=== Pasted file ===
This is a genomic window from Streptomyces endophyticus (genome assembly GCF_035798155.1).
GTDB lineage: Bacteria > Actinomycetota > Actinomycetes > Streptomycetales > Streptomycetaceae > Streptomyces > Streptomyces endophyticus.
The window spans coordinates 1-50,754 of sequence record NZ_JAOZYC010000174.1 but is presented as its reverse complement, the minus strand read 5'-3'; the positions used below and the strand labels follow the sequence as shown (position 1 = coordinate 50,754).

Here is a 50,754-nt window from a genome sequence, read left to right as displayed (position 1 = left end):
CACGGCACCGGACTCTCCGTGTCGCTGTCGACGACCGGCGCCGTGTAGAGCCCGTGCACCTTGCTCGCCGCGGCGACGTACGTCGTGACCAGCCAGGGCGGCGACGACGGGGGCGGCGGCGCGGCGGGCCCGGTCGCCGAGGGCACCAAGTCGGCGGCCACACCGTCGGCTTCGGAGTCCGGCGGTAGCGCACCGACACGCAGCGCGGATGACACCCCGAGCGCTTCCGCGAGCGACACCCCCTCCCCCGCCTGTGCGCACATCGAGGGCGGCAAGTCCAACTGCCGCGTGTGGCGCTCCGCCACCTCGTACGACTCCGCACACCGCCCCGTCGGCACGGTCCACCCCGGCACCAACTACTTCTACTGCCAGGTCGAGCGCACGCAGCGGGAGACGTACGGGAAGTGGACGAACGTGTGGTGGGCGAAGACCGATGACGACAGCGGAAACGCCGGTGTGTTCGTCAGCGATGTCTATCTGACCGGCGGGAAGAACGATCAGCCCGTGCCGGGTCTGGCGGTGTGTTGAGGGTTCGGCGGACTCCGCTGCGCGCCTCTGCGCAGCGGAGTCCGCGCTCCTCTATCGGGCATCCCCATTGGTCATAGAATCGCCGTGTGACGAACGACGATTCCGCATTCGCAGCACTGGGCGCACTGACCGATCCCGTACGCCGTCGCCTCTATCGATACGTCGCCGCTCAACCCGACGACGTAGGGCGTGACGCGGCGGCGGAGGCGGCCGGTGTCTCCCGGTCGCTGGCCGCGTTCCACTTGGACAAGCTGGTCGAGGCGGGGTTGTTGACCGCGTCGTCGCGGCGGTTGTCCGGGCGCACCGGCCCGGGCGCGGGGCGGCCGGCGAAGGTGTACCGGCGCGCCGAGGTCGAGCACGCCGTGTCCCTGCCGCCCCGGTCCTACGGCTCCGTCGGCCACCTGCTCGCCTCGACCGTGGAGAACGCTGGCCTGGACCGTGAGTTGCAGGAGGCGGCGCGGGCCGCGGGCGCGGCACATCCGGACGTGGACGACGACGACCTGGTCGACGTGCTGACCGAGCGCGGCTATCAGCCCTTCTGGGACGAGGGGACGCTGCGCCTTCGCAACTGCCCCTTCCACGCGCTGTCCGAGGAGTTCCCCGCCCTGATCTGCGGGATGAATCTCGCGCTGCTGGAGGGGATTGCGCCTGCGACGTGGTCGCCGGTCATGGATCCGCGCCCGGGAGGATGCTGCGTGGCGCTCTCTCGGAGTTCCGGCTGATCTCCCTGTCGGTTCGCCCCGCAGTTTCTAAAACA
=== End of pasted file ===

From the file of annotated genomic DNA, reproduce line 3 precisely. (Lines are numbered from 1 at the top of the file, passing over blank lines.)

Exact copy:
The window spans coordinates 1-50,754 of sequence record NZ_JAOZYC010000174.1 but is presented as its reverse complement, the minus strand read 5'-3'; the positions used below and the strand labels follow the sequence as shown (position 1 = coordinate 50,754).